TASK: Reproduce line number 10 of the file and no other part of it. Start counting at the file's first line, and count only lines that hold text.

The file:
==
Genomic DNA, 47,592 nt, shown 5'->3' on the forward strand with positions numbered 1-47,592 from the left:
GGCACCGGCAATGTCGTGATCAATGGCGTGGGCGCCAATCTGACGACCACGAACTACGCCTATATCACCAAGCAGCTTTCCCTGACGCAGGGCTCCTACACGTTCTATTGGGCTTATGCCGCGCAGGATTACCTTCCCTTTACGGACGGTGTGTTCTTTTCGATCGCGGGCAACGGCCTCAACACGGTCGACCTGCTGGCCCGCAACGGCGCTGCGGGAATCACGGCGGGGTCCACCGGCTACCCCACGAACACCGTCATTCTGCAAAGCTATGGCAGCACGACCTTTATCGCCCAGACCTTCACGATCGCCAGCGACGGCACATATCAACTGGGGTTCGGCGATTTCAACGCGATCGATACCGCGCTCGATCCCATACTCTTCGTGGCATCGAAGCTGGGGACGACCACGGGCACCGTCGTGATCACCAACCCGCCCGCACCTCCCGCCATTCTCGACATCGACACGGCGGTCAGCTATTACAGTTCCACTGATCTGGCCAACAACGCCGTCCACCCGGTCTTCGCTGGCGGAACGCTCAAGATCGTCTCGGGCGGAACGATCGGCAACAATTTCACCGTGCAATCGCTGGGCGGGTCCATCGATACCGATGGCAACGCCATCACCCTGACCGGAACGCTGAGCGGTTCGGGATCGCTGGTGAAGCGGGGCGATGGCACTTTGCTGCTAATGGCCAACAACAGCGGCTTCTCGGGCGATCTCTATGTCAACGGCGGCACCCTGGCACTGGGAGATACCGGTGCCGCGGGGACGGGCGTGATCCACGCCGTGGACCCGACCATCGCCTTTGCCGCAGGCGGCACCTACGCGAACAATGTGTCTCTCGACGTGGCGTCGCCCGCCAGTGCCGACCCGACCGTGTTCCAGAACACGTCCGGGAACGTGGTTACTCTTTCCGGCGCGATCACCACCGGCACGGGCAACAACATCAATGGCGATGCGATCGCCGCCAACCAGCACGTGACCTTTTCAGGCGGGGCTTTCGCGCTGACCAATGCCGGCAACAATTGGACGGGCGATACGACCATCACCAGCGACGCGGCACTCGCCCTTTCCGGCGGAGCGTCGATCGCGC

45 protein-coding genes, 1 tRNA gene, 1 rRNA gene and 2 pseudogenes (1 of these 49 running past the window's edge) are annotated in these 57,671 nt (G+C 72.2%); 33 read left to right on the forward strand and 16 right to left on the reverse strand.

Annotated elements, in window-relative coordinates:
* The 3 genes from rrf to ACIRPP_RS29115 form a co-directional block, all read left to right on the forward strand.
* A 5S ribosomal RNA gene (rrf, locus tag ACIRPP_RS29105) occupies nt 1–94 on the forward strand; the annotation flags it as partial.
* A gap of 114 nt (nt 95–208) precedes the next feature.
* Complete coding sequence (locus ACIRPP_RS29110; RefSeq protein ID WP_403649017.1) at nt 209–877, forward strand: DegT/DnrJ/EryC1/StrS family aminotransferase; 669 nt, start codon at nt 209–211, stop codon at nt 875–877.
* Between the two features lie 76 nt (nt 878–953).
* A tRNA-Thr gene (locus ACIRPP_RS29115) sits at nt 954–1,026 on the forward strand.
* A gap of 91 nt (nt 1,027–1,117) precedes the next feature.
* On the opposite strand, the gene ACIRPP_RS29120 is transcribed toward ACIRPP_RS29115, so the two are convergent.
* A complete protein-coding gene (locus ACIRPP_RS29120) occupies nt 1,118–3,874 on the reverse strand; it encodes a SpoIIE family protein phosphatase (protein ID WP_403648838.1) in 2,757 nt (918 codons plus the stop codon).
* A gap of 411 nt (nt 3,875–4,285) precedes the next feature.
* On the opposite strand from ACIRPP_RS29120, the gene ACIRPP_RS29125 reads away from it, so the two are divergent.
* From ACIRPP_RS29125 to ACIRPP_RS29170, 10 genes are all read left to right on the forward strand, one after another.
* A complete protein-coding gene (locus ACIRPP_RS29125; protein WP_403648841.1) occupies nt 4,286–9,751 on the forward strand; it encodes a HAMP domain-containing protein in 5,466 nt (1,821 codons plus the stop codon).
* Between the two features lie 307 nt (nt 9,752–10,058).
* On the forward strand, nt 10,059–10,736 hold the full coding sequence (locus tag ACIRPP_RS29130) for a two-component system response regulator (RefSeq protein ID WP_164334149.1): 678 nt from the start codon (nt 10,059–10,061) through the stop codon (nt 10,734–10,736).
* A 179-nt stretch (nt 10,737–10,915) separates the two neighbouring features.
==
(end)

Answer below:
* A tRNA-Thr gene (locus ACIRPP_RS29115) sits at nt 954–1,026 on the forward strand.